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11/17/89 Formaldehyde Institute v. Department of Health and

November 17, 1989

FORMALDEHYDE INSTITUTE

v.

DEPARTMENT OF HEALTH AND HUMAN SERVICES, APPELLANT 1989.CDC.353 DATE DECIDED: NOVEMBER 17, 1989



UNITED STATES COURT OF APPEALS FOR THE DISTRICT OF COLUMBIA CIRCUIT

On Appeal from the Judgment of the United States District Court for the District of Columbia, Civil Action No. 87-3266.

APPELLATE PANEL:

Mikva, Edwards and Williams, Circuit Judges. Opinion for the Court filed by Circuit Judge Edwards.

DECISION OF THE COURT DELIVERED BY THE HONORABLE JUDGE EDWARDS

At issue in this case is a three-page document with accompanying cover letter (the "Review Letter") containing the comments of two referees for the American Journal of Epidemiology ("Journal"). The Review Letter reviewed a report ("Report") that a staff member of the Centers for Disease Control had submitted for possible publication in the Journal. The Formaldehyde Institute ("Institute") requested a copy of the Review Letter from the Department of Health and Human Services . HHS, acting on behalf of its constituent member CDC, refused, invoking "Exemption 5" of the Freedom of Information Act , which protects certain "inter-agency or intra-agency memorandums or letters" from disclosure. See 5 U.S.C. § 552(b)(5) (1988). The Institute brought an action in the District Court to secure release of the Review Letter under FOIA; on cross-motions for summary judgment, the trial court granted the Institute's request to compel HHS to release the document. See Formaldehyde Inst. v. HHS, Civ. Action No. 87-3266 (D.D.C. Sept. 6, 1988), reprinted in Joint Appendix 44 (Order). HHS now appeals to this court.

The law speaks clearly on this issue. An agency may withhold a document under Exemption 5 when it is both predecisional and deliberative. The Review Letter is predecisional because it preceded the agency's decision whether and in what form to publish the Report. The letter is part of HHS' deliberative process because the agency secured review commentary in order to make that decision. Releasing materials that satisfy these Exemption 5 criteria could seriously hamper the efforts of CDC to fulfill its clear Congressional mandate to conduct and publish scientific research for the public benefit. Because the District Court erred in granting summary judgment for the Institute, we reverse. The case will be remanded to the trial court for entry of summary judgment in favor of HHS. I. BACKGROUND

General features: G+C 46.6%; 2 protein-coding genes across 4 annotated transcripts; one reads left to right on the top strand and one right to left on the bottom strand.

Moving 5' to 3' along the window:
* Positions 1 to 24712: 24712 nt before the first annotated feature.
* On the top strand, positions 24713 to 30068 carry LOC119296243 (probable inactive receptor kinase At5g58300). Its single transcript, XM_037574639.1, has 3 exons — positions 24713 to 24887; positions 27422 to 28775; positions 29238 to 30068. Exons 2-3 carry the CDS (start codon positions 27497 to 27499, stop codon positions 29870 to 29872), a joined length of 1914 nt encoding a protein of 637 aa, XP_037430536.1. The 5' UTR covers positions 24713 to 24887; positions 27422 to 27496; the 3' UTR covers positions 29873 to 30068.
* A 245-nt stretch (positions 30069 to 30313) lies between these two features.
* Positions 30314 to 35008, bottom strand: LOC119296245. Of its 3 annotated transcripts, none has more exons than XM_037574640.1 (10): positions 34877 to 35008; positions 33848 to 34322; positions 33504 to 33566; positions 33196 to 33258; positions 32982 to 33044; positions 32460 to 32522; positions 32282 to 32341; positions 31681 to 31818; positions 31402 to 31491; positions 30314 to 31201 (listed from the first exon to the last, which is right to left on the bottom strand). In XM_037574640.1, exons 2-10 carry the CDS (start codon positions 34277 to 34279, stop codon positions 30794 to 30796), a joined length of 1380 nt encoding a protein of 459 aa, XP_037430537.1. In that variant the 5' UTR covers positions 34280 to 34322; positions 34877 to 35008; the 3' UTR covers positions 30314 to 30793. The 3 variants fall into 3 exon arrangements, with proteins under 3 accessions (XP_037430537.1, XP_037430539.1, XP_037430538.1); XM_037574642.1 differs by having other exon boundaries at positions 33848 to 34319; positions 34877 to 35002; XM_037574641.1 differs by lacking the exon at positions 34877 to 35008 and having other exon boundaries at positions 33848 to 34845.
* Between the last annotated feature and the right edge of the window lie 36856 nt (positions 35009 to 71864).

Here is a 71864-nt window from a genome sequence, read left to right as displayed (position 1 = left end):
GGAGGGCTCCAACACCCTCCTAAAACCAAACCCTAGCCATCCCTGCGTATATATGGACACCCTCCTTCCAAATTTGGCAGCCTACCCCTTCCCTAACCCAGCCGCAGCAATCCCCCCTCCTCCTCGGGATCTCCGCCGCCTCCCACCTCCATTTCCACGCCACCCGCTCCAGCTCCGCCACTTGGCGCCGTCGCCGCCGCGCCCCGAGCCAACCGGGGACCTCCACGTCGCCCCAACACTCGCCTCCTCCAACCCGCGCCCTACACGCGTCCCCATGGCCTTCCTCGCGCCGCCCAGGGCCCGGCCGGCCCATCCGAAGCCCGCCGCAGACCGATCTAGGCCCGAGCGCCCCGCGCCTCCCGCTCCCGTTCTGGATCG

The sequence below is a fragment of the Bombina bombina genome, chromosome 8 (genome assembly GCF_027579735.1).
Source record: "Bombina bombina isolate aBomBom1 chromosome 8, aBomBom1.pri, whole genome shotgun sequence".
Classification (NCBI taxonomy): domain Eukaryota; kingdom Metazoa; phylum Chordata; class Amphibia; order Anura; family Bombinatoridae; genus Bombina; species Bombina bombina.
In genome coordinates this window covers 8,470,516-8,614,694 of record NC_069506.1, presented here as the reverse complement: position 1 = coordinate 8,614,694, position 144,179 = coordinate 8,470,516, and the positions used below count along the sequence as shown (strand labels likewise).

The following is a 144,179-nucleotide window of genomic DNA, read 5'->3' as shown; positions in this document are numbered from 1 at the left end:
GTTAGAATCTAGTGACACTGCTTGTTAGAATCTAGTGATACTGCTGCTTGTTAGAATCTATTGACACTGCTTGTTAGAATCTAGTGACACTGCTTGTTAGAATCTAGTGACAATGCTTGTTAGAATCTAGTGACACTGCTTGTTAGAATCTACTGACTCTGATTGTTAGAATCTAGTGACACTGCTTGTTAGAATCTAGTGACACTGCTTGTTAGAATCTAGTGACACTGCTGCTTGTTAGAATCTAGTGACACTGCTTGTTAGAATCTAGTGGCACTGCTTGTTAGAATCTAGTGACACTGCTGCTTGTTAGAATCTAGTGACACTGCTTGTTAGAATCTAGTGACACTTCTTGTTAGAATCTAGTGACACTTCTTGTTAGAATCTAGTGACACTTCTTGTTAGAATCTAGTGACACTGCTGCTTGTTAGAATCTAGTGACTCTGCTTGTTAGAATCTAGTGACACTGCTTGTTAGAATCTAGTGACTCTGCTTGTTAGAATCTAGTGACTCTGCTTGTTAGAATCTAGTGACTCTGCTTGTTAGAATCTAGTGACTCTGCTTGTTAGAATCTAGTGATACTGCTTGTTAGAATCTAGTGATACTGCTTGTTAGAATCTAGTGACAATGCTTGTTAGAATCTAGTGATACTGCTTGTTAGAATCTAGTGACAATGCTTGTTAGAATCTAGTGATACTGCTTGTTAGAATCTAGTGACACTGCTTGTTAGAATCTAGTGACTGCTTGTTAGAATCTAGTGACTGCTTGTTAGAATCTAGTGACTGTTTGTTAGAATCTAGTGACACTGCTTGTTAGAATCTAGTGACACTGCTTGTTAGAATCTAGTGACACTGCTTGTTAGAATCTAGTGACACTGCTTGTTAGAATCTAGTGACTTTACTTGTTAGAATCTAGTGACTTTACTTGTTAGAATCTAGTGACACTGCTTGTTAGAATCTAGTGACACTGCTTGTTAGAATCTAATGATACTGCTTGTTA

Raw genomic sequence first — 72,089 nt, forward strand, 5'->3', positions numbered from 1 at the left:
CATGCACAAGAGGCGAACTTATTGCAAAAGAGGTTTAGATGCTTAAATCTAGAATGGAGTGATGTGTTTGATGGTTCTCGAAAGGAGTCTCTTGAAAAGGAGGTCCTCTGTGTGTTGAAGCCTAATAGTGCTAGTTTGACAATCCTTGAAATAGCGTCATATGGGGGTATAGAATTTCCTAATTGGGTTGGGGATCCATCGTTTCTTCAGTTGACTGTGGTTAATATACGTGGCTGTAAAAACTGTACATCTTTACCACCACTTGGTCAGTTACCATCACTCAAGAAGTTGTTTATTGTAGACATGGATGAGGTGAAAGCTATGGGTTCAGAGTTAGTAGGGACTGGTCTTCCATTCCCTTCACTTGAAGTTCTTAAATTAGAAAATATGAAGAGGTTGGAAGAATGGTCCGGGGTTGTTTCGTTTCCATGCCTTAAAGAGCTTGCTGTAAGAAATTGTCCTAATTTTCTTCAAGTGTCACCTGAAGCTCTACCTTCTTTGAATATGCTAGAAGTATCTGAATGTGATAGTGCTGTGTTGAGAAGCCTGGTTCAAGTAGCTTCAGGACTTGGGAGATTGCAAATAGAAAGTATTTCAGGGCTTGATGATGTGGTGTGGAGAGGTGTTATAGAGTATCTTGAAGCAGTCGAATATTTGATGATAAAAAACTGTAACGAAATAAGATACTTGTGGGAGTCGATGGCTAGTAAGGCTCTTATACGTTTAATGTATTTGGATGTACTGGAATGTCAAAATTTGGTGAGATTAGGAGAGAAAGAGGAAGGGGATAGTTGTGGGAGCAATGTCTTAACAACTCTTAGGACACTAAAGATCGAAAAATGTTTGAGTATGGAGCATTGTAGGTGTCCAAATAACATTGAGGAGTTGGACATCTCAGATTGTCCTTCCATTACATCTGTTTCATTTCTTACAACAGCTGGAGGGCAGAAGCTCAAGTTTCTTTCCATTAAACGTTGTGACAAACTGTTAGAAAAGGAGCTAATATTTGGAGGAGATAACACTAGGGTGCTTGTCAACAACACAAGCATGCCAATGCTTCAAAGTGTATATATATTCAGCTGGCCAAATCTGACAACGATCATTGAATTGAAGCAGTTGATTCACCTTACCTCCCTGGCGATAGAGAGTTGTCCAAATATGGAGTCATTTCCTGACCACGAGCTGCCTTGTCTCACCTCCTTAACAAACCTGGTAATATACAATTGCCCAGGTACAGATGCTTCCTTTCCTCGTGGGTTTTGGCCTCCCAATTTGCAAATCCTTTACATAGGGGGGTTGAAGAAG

In the course of his official duties as a staff researcher at HHS, Leslie Stayner submitted the Report to the Journal to be considered for publication. The Report, "A Retrospective Cohort Mortality Study of Workers Exposed to Formaldehyde in the Garment Industry," contains information about the harmful effects of formaldehyde on certain classes of workers. Pursuant to its normal review process, the Journal sent the Report to outside referees. In light of the reviews that were received, the Journal decided not to publish Stayner's report. The reviews constituting the Review Letter were then sent to Stayner and CDC along with the decision not to publish.

On June 1, 1987, the Institute, invoking FOIA, requested copies of all agency records of contact between Stayner, members of the National Institute for Occupational Safety and Health , another of the constituent organizations of HHS (the third of which is the Public Health Service ), and the Journal, related to "publication or rejection" of the Report. See J.A. 21 (Institute letter). On July 2, 1987, HHS wrote back to the Institute stating that it was withholding the information based on Exemption 5. HHS subsequently denied the Institute's administrative appeal of July 14, 1987, stating that the Journal was "functionally equivalent to agency staff and thus the Journal's recommendations to agency decisionmakers should be protected." Again the agency relied principally on the authority of Exemption 5 in withholding disclosure of the Review Letter. See J.A. 25 (HHS letter).